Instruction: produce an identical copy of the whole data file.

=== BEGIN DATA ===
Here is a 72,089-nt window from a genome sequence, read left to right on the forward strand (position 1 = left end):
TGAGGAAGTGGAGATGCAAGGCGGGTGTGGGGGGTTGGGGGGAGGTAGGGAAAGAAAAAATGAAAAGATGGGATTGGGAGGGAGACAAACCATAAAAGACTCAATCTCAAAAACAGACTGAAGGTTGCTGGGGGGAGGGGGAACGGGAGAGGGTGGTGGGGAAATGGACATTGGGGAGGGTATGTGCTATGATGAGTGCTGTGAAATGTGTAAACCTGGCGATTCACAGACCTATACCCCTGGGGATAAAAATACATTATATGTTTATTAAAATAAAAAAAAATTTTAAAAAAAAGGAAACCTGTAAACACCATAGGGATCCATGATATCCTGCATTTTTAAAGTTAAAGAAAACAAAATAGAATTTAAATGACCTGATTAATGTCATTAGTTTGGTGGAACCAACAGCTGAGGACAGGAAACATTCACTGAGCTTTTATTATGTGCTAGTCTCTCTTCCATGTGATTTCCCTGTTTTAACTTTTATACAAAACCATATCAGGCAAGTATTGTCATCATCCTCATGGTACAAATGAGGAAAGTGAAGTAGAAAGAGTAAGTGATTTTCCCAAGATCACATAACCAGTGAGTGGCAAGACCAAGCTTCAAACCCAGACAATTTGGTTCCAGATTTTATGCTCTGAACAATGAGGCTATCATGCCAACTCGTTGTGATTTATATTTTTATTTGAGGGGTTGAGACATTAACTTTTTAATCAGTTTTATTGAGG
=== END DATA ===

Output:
Here is a 72,089-nt window from a genome sequence, read left to right on the forward strand (position 1 = left end):
TGAGGAAGTGGAGATGCAAGGCGGGTGTGGGGGGTTGGGGGGAGGTAGGGAAAGAAAAAATGAAAAGATGGGATTGGGAGGGAGACAAACCATAAAAGACTCAATCTCAAAAACAGACTGAAGGTTGCTGGGGGGAGGGGGAACGGGAGAGGGTGGTGGGGAAATGGACATTGGGGAGGGTATGTGCTATGATGAGTGCTGTGAAATGTGTAAACCTGGCGATTCACAGACCTATACCCCTGGGGATAAAAATACATTATATGTTTATTAAAATAAAAAAAAATTTTAAAAAAAAGGAAACCTGTAAACACCATAGGGATCCATGATATCCTGCATTTTTAAAGTTAAAGAAAACAAAATAGAATTTAAATGACCTGATTAATGTCATTAGTTTGGTGGAACCAACAGCTGAGGACAGGAAACATTCACTGAGCTTTTATTATGTGCTAGTCTCTCTTCCATGTGATTTCCCTGTTTTAACTTTTATACAAAACCATATCAGGCAAGTATTGTCATCATCCTCATGGTACAAATGAGGAAAGTGAAGTAGAAAGAGTAAGTGATTTTCCCAAGATCACATAACCAGTGAGTGGCAAGACCAAGCTTCAAACCCAGACAATTTGGTTCCAGATTTTATGCTCTGAACAATGAGGCTATCATGCCAACTCGTTGTGATTTATATTTTTATTTGAGGGGTTGAGACATTAACTTTTTAATCAGTTTTATTGAGG